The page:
Policy Resource

2018 CCDBG Increase Allows State Innovation

May 28, 2019

In addition to increasing child care payment rates, lowering eligibility thresholds, and addressing long-standing wait lists, several states are using the 2018 increase to the Child Care and Development Block Grant to support new and innovative programs designed specifically to increase infant and toddler child care access and quality.

On March 23, 2018, Congress passed the FY 2018 Omnibus Appropriations Bill, which included a $2.4 billion increase for the Child Care and Development Block Grant (CCDBG). States across the nation immediately began to increase child care payment rates, lower eligibility thresholds, and address long-standing wait lists. These changes provide a crucial foundation for a high-quality, stable child care system. Several states are using this money to support other new and innovative programs designed specifically to increase infant and toddler child care access and quality. Here are a few highlights of these programs:

  • * Georgia added 500 slots to serve infants and toddlers with high-quality care through the Quality Rated Subsidy Grant program.
  • * New Jersey created a new $100-per-month Infant Expansion Quality Initiative Grants program, designed to increase both access to and quality of infant child care in the state.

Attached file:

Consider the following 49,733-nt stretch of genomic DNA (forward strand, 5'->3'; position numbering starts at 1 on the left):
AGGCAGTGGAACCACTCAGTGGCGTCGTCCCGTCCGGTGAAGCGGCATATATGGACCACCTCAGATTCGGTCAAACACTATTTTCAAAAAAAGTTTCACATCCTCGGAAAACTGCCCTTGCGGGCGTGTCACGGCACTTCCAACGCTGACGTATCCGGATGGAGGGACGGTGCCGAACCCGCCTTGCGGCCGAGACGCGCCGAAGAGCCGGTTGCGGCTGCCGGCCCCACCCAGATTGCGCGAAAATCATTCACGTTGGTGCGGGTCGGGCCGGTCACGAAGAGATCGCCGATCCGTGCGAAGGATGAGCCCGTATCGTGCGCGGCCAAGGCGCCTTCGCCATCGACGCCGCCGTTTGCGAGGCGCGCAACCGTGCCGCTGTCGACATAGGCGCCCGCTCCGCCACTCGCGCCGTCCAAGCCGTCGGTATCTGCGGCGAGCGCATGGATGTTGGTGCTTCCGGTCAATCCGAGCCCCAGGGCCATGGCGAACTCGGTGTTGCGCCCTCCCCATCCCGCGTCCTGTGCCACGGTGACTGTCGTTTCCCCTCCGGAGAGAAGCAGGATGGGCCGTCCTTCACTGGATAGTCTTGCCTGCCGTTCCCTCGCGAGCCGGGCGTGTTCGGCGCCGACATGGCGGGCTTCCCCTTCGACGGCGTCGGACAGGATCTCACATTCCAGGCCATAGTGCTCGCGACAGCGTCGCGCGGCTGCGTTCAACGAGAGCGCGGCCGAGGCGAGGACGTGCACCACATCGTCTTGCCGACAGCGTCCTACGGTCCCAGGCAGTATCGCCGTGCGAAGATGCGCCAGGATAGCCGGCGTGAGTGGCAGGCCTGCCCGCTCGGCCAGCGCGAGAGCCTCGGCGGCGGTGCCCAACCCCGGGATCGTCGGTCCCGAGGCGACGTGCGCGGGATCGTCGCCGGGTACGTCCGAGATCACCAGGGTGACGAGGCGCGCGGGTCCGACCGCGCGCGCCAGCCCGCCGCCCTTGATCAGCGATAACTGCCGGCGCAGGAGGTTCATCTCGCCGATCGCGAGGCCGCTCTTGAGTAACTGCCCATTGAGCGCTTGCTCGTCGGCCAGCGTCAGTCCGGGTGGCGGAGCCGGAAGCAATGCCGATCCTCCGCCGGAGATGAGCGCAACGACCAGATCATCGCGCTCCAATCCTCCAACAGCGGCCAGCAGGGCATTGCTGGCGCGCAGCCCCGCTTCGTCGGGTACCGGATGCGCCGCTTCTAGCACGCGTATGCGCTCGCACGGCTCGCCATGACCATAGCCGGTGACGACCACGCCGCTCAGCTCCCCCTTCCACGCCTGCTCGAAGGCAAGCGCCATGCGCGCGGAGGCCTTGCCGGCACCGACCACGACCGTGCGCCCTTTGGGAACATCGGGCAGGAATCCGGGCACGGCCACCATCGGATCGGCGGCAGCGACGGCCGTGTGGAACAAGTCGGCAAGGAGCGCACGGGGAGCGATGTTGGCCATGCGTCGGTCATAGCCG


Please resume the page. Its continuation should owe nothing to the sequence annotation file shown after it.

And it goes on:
• * North Carolina implemented the AWARD$ program, a new wage supplement program designed to better compensate and retain well-educated teachers working full-time in infant-toddler classrooms.
  • Oklahoma launched the Oklahoma Right Start Infant/Toddler Certificate of Achievement Stipend Program. The enhanced funding also supports a collaborative effort with the Oklahoma Early Childhood Program (OECP), a public-private partnership to increase quality for children ages 0 through 3 years.
  • Oregon launched the Baby Promise Infant-Toddler Quality and Supply Building Pilot to increase the number of quality infant-toddler early education programs in the state.
  • Pennsylvania created a pilot program to contract for subsidized, high-quality slots for infants and toddlers. Funds will also support apprenticeships for infant and toddler teachers to achieve college degrees.
  • Texas is funding local workforce boards to further expand targeted quality initiatives, with a specific focus on infant-toddler care and professional development.

Has your state implemented a new program for infants and toddlers with the increased CCDBG dollars? Email us at policycenter@zerotothree.org to be added to this article!

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